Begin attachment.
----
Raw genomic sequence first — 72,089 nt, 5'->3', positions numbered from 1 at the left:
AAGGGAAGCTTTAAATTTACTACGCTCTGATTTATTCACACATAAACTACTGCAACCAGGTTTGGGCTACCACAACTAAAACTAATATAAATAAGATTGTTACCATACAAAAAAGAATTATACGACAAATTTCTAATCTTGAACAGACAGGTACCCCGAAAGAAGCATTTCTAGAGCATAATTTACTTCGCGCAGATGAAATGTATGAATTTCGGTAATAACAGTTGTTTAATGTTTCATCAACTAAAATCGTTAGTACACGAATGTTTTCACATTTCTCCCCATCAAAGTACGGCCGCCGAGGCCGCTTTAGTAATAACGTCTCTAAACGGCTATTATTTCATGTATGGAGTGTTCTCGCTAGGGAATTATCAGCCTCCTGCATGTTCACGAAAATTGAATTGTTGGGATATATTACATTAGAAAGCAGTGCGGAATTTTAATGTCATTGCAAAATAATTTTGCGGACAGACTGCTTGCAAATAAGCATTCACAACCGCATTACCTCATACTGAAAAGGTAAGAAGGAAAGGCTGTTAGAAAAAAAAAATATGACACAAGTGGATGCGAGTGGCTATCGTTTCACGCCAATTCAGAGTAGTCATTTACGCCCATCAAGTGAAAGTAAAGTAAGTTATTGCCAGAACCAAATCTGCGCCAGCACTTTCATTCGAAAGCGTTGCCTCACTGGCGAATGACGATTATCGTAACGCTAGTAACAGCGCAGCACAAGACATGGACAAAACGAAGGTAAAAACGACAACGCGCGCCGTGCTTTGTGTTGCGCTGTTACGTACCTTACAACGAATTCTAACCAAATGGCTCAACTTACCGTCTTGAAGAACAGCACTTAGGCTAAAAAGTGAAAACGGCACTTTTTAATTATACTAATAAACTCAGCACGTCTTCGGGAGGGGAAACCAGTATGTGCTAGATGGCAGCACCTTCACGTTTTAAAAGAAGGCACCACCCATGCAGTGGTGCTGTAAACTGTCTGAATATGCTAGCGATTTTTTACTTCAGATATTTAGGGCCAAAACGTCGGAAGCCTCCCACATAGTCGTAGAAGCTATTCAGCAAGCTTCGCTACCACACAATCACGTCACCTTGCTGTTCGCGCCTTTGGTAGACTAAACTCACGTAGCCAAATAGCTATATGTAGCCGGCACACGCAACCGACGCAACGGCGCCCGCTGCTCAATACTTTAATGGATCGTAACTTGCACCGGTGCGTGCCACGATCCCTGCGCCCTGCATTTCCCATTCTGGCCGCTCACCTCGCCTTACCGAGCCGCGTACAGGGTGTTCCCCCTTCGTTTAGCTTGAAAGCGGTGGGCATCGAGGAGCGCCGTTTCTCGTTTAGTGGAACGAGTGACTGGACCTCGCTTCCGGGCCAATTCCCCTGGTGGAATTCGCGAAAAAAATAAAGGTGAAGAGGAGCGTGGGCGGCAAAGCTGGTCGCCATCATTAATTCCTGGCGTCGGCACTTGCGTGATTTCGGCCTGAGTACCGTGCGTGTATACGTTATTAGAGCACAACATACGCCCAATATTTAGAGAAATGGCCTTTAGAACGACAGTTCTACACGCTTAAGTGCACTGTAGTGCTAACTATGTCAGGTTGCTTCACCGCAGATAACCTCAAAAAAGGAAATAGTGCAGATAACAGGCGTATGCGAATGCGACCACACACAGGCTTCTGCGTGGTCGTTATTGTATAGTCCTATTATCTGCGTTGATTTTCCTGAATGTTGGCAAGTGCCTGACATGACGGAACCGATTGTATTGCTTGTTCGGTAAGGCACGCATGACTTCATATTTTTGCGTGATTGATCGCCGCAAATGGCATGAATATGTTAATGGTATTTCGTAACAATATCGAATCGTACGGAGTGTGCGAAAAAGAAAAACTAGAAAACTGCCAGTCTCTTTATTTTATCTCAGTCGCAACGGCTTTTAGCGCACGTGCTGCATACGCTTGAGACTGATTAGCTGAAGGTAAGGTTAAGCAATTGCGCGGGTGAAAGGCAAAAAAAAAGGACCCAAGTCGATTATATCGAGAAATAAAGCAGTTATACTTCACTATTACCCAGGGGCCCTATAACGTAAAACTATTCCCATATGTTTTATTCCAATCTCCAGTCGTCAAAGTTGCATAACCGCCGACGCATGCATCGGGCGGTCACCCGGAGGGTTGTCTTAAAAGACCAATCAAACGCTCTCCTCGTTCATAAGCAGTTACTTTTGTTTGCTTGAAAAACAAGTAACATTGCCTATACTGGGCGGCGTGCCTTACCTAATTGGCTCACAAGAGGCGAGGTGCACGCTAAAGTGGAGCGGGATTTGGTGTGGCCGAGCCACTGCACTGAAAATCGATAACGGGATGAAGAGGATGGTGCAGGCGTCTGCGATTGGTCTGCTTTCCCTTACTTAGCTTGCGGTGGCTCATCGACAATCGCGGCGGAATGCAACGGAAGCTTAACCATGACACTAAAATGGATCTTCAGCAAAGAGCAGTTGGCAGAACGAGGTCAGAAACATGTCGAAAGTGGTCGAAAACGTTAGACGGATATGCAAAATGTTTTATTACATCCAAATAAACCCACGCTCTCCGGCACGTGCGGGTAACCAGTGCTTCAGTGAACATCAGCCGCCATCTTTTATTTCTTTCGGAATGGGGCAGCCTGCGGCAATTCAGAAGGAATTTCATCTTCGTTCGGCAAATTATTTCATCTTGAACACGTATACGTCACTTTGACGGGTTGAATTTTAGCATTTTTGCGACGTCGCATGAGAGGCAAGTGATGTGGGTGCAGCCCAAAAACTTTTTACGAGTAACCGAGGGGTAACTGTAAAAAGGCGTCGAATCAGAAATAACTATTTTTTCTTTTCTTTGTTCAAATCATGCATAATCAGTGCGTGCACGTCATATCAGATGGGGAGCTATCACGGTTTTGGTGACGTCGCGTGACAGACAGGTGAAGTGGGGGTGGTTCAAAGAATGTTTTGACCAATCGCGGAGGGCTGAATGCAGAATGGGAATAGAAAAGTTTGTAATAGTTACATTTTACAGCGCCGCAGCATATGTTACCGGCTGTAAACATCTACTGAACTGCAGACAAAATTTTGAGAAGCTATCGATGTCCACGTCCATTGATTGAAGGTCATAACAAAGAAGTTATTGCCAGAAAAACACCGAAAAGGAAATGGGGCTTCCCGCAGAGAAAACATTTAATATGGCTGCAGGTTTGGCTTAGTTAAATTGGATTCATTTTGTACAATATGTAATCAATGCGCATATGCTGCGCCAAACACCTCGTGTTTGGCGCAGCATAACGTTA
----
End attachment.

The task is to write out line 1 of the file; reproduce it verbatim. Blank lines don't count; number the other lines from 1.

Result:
Raw genomic sequence first — 72,089 nt, 5'->3', positions numbered from 1 at the left: